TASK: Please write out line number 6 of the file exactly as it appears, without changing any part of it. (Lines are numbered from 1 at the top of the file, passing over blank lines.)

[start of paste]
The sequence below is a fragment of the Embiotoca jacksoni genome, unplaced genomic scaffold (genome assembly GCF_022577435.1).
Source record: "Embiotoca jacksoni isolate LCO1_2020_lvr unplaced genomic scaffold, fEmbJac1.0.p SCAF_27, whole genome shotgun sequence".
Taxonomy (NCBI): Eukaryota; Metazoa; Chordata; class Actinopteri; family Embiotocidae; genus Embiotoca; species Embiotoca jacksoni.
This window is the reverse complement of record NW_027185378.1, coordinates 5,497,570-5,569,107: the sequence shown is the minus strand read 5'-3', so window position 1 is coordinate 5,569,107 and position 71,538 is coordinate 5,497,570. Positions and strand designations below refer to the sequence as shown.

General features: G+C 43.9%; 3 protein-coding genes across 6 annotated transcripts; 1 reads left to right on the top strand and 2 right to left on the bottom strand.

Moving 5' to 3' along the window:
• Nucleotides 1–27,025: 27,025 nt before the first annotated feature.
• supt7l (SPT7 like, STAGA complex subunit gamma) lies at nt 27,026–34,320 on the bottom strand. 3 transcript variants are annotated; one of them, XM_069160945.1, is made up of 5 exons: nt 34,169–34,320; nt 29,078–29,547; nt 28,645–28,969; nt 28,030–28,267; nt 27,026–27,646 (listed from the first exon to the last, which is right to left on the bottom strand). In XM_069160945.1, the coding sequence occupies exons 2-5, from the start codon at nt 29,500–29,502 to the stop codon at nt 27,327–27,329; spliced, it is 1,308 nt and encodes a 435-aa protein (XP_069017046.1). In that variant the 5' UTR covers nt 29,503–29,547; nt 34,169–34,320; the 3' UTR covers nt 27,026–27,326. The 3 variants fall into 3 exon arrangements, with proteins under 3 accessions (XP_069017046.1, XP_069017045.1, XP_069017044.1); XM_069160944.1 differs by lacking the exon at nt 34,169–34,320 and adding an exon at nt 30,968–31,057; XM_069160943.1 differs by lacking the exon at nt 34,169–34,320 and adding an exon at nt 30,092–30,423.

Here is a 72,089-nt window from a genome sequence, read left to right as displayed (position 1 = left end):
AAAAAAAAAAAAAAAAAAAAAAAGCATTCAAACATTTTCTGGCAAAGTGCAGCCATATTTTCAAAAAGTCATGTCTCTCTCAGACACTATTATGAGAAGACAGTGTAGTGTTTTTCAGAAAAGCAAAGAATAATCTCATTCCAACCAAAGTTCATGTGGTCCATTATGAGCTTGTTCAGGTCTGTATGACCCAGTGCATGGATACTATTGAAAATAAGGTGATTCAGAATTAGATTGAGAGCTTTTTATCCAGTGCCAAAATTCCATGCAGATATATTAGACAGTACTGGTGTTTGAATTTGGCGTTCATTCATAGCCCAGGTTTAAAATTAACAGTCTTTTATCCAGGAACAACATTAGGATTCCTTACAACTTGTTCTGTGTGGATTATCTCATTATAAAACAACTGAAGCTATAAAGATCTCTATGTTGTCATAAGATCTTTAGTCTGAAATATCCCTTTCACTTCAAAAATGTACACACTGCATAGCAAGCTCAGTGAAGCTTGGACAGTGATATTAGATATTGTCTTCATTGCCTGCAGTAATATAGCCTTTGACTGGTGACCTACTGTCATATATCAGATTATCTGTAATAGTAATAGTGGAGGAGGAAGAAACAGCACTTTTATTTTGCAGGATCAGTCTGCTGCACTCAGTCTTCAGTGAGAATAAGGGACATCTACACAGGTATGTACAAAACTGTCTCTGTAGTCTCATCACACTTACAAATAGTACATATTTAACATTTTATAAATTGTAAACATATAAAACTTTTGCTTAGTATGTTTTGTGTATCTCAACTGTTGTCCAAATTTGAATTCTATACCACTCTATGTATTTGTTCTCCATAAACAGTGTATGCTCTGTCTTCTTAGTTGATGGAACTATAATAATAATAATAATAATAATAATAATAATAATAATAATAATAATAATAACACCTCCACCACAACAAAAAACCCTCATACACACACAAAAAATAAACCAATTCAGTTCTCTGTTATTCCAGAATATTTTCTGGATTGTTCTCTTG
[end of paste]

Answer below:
Moving 5' to 3' along the window: